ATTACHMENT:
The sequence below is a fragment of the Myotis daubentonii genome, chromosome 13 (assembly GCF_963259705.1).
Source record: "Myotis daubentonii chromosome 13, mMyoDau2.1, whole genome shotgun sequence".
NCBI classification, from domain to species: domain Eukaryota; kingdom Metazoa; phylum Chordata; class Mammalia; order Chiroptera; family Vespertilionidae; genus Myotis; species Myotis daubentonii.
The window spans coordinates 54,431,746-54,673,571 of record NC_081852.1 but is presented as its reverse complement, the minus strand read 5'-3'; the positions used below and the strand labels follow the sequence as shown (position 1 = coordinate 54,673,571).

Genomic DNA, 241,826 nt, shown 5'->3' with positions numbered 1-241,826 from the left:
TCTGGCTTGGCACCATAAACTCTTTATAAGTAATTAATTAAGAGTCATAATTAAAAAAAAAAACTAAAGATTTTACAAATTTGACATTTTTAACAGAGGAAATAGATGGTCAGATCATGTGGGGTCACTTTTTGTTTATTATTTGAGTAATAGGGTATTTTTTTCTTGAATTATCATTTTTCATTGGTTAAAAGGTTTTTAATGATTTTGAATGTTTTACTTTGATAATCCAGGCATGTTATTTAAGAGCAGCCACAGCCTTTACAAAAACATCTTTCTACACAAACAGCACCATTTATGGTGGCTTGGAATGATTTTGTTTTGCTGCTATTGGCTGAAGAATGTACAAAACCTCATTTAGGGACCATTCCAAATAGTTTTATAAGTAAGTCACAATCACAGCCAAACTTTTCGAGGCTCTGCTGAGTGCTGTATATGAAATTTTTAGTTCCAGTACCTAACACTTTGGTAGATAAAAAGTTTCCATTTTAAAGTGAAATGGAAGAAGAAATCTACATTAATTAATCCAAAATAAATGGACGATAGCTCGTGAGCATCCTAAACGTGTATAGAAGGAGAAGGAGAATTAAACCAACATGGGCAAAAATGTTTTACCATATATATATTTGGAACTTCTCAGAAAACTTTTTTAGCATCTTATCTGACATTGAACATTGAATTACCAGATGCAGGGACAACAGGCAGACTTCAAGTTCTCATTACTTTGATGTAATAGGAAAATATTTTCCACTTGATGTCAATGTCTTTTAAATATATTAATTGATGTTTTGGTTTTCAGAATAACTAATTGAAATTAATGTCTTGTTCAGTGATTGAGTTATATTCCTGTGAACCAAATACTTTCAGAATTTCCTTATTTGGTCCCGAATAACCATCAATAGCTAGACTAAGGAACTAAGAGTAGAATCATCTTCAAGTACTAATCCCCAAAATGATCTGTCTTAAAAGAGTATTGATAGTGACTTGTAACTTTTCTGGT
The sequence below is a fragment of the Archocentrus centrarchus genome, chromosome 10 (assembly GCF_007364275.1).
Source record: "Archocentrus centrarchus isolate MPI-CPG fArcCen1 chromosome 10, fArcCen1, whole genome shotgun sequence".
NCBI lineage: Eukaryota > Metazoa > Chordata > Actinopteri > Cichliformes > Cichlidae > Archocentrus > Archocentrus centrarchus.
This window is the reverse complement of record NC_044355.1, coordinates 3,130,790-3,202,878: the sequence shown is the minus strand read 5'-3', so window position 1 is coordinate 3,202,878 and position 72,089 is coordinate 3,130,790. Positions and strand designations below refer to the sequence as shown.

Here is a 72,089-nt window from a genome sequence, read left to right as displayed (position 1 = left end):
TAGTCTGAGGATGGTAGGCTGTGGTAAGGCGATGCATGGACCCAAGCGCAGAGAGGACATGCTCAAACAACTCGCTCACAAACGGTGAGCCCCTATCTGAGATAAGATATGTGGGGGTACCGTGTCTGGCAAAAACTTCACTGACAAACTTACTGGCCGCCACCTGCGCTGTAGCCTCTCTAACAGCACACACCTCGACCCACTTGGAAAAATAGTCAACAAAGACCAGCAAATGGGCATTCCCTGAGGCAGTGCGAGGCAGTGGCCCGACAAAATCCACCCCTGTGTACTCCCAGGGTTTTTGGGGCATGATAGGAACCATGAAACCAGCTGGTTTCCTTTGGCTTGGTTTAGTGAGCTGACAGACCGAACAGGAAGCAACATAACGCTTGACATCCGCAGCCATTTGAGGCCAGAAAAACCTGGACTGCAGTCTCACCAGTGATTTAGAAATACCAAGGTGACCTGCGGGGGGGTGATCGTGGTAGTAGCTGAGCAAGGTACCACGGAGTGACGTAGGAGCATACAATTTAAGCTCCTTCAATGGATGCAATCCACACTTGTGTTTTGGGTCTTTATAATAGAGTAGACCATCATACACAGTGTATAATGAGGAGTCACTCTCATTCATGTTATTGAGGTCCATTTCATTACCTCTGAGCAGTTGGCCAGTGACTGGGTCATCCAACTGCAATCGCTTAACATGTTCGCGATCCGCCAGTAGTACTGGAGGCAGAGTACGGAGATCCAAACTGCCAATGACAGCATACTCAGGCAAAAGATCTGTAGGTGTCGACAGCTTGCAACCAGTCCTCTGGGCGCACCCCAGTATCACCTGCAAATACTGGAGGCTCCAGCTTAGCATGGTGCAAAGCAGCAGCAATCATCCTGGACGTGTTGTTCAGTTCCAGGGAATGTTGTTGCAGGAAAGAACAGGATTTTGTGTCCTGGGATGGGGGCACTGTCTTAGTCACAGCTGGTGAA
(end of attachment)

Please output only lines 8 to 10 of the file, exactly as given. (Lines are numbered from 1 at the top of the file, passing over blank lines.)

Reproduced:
Source record: "Archocentrus centrarchus isolate MPI-CPG fArcCen1 chromosome 10, fArcCen1, whole genome shotgun sequence".
NCBI lineage: Eukaryota > Metazoa > Chordata > Actinopteri > Cichliformes > Cichlidae > Archocentrus > Archocentrus centrarchus.
This window is the reverse complement of record NC_044355.1, coordinates 3,130,790-3,202,878: the sequence shown is the minus strand read 5'-3', so window position 1 is coordinate 3,202,878 and position 72,089 is coordinate 3,130,790. Positions and strand designations below refer to the sequence as shown.